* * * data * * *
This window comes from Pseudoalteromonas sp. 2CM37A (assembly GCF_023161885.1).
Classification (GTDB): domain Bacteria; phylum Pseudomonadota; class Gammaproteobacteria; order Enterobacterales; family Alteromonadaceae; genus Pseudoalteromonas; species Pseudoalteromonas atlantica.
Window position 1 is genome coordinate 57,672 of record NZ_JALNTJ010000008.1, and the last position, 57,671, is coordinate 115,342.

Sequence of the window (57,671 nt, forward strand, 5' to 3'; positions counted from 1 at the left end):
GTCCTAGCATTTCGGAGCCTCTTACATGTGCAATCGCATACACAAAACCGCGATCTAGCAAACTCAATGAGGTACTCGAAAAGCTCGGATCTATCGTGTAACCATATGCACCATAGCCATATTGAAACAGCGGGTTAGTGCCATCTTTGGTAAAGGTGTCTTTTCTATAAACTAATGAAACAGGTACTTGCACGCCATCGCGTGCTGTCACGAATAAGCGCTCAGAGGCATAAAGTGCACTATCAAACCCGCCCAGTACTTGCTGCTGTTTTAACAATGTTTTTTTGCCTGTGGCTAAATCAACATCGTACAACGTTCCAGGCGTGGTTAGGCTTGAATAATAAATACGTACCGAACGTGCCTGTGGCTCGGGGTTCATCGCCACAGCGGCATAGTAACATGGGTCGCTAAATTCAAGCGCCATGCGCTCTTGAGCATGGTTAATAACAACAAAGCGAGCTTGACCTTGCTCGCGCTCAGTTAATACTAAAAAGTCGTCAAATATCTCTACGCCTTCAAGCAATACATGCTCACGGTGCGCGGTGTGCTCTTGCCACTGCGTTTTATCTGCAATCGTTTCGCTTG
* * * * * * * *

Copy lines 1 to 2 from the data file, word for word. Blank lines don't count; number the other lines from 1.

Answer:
This window comes from Pseudoalteromonas sp. 2CM37A (assembly GCF_023161885.1).
Classification (GTDB): domain Bacteria; phylum Pseudomonadota; class Gammaproteobacteria; order Enterobacterales; family Alteromonadaceae; genus Pseudoalteromonas; species Pseudoalteromonas atlantica.